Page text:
My Dad was a hardworking and kind man, he loved his family, wood working, taking care of the yard and a diversity of animals.
When I was a young boy I remember when the chinchilla salesman came for a visit. He made a spectacular presentation and the near guarantee of untold fortune was too good to pass up.
The day finally arrived when the soft and adorable critters become part of the collection of happy animals that lived amongst us. I was intrigued with the care required. for example, the dust bath. We would put a rectangular medal box in the cage with a grey powder and the chinchilla would hop in and roll and flip around and in general seem to have an outstanding time.
While intrigued, I was disappointed in that my attempts to make a pet of one of our chinchillas failed. As it turns out they are not much for being held and you can forget about a cuddle. They need to say busy gnawing on things as their teeth are for every growing, so having one run freely about the house was not an option.
I recall certain times of my childhood when it was a bit like Charlotte’s Web. The pasture would have cattle, a horse or two, pigs, free range chickens and rabbit hopping all about.
We are all formed by the influences of our childhood. There are so many things that my Dad did that provided a positive influence on my life. I’m glad he loved animals and I am sure that is why I do as well. By the way, the chinchillas never made it to market.
The celebration of fatherhood goes back to the middle ages, when Catholic Europe identified March 19 as the day of celebration with the feast day of St. Joseph.
In the United States the journey to establish Father’s Day reportedly started December 1907 in the small town of Fairmont West Virginia when in a neighboring town 360 men were killed in a mining explosion. More than 1000 children were left fatherless.
Grace Golden Clayton was troubled by this tragedy as well as the losing of her own father, she asks her pastor Robert Thomas Webb to have a service to honor all the fathers that were lost in the mining accident. It was on July 5, 1908 in Fairmont, West Virginia at Williams Memorial Methodist Episcopal Church South that the first reported local observance of “Father’s Day” was held in the United States.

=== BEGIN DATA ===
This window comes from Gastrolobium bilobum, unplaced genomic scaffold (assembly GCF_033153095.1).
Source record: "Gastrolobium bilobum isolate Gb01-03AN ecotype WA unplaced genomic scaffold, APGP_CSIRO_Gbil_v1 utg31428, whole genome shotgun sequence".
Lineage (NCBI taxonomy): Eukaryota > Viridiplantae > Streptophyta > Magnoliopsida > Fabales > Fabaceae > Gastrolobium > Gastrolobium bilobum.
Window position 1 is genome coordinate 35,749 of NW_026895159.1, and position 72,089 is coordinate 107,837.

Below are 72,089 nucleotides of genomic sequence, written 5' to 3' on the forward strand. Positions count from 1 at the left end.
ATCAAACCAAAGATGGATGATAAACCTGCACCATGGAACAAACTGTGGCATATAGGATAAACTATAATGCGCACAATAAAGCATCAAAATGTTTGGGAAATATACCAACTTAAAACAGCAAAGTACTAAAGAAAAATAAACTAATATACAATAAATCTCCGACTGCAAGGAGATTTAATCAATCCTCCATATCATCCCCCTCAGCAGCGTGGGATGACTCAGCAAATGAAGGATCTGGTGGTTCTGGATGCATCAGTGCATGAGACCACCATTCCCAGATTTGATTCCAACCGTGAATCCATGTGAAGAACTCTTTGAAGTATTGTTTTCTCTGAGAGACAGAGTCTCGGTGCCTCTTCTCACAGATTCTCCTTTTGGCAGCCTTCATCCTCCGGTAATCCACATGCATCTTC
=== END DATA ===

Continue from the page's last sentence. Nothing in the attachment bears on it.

It’s noteworthy that Anna Jarvis’ first Mother’s Day celebration was in Grafton, West Virginia.
There is a bit of a debate over who is in fact the Father or Mother of Father’s Day in the United States. Harry C. Meeks also claimed it was his idea for Father’s Day in 1915.
Sonora Smart Dodd held a Father’s Day celebration at the YMCA in Spokane, Washington June 19, 1910. She was the daughter of civil war veteran William Jackson, who after the death of his wife he raised his six children. In 1916 President Woodrow Wilson visited Spokane and spoke for a Father’s Day celebration. President Wilson endeavored to establish an official national Father’s Day, however Congress was not ready. In 1924 President Calvin Coolidge also recommended the day be recognized.
Finally, in 1966 President Lyndon B. Johnson issued a presidential proclamation honoring fathers and designating the third Sunday in June as Father’s Day and in 1972 President Richard Nixon signed it into law, thus making Father’s Day a permanent US national holiday.
I’m glad we have a day to honor our fathers. I learned the good things form my Dad. I love fresh vegetables from the garden, furniture made of solid wood, I can’t pass an animal without being intrigued and the simple things in life are where I find peace and calm.
I enjoy the TV shows that I produce, however if it were up to Dad, I would be producing Westerns.
Happy Trails and Happy Father’s!